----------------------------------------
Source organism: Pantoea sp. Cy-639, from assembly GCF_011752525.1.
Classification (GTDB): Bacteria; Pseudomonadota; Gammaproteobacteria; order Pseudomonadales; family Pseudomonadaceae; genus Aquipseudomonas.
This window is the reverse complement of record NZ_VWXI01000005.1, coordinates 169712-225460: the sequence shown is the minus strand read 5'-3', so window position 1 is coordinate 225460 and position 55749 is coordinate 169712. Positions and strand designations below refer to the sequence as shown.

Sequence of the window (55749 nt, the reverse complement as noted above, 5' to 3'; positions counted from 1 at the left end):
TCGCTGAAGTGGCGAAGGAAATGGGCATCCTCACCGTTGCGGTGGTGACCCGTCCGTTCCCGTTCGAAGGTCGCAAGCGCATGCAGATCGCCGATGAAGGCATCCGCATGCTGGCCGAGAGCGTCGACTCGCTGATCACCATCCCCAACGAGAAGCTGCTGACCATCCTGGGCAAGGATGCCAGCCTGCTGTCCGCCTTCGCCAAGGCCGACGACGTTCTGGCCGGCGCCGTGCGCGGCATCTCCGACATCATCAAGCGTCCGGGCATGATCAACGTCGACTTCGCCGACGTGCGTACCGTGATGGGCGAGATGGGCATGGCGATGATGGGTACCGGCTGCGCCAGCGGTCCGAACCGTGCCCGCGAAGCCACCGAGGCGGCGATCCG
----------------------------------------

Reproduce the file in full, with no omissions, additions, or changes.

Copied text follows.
Source organism: Pantoea sp. Cy-639, from assembly GCF_011752525.1.
Classification (GTDB): Bacteria; Pseudomonadota; Gammaproteobacteria; order Pseudomonadales; family Pseudomonadaceae; genus Aquipseudomonas.
This window is the reverse complement of record NZ_VWXI01000005.1, coordinates 169712-225460: the sequence shown is the minus strand read 5'-3', so window position 1 is coordinate 225460 and position 55749 is coordinate 169712. Positions and strand designations below refer to the sequence as shown.

Sequence of the window (55749 nt, the reverse complement as noted above, 5' to 3'; positions counted from 1 at the left end):
TCGCTGAAGTGGCGAAGGAAATGGGCATCCTCACCGTTGCGGTGGTGACCCGTCCGTTCCCGTTCGAAGGTCGCAAGCGCATGCAGATCGCCGATGAAGGCATCCGCATGCTGGCCGAGAGCGTCGACTCGCTGATCACCATCCCCAACGAGAAGCTGCTGACCATCCTGGGCAAGGATGCCAGCCTGCTGTCCGCCTTCGCCAAGGCCGACGACGTTCTGGCCGGCGCCGTGCGCGGCATCTCCGACATCATCAAGCGTCCGGGCATGATCAACGTCGACTTCGCCGACGTGCGTACCGTGATGGGCGAGATGGGCATGGCGATGATGGGTACCGGCTGCGCCAGCGGTCCGAACCGTGCCCGCGAAGCCACCGAGGCGGCGATCCG